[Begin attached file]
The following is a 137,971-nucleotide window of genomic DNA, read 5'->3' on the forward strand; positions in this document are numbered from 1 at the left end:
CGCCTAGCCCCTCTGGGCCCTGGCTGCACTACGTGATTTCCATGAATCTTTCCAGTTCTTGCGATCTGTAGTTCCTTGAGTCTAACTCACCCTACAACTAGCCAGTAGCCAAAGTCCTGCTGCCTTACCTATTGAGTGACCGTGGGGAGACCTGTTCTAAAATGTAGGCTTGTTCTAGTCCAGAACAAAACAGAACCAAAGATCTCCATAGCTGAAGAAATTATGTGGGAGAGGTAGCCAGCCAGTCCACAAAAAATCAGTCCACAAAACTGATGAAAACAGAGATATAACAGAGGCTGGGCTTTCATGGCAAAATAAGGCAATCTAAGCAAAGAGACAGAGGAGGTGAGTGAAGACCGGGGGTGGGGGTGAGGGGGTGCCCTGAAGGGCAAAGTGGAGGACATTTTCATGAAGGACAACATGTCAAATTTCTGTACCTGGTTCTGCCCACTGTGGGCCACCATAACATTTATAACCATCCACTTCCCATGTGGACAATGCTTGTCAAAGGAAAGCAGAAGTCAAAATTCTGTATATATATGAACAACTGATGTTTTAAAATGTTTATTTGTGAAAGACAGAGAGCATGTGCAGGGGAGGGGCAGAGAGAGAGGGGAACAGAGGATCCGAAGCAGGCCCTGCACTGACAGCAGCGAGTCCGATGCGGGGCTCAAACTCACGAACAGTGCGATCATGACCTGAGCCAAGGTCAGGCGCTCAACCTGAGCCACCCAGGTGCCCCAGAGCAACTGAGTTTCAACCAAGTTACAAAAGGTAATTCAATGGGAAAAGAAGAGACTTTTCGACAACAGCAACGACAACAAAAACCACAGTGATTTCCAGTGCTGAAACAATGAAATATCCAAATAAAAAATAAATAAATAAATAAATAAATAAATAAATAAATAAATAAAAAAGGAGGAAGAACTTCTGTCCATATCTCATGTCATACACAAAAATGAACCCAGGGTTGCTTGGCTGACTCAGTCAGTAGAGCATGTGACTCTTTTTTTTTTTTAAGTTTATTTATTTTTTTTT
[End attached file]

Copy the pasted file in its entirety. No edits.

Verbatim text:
The following is a 137,971-nucleotide window of genomic DNA, read 5'->3' on the forward strand; positions in this document are numbered from 1 at the left end:
CGCCTAGCCCCTCTGGGCCCTGGCTGCACTACGTGATTTCCATGAATCTTTCCAGTTCTTGCGATCTGTAGTTCCTTGAGTCTAACTCACCCTACAACTAGCCAGTAGCCAAAGTCCTGCTGCCTTACCTATTGAGTGACCGTGGGGAGACCTGTTCTAAAATGTAGGCTTGTTCTAGTCCAGAACAAAACAGAACCAAAGATCTCCATAGCTGAAGAAATTATGTGGGAGAGGTAGCCAGCCAGTCCACAAAAAATCAGTCCACAAAACTGATGAAAACAGAGATATAACAGAGGCTGGGCTTTCATGGCAAAATAAGGCAATCTAAGCAAAGAGACAGAGGAGGTGAGTGAAGACCGGGGGTGGGGGTGAGGGGGTGCCCTGAAGGGCAAAGTGGAGGACATTTTCATGAAGGACAACATGTCAAATTTCTGTACCTGGTTCTGCCCACTGTGGGCCACCATAACATTTATAACCATCCACTTCCCATGTGGACAATGCTTGTCAAAGGAAAGCAGAAGTCAAAATTCTGTATATATATGAACAACTGATGTTTTAAAATGTTTATTTGTGAAAGACAGAGAGCATGTGCAGGGGAGGGGCAGAGAGAGAGGGGAACAGAGGATCCGAAGCAGGCCCTGCACTGACAGCAGCGAGTCCGATGCGGGGCTCAAACTCACGAACAGTGCGATCATGACCTGAGCCAAGGTCAGGCGCTCAACCTGAGCCACCCAGGTGCCCCAGAGCAACTGAGTTTCAACCAAGTTACAAAAGGTAATTCAATGGGAAAAGAAGAGACTTTTCGACAACAGCAACGACAACAAAAACCACAGTGATTTCCAGTGCTGAAACAATGAAATATCCAAATAAAAAATAAATAAATAAATAAATAAATAAATAAATAAATAAATAAAAAAGGAGGAAGAACTTCTGTCCATATCTCATGTCATACACAAAAATGAACCCAGGGTTGCTTGGCTGACTCAGTCAGTAGAGCATGTGACTCTTTTTTTTTTTTAAGTTTATTTATTTTTTTTT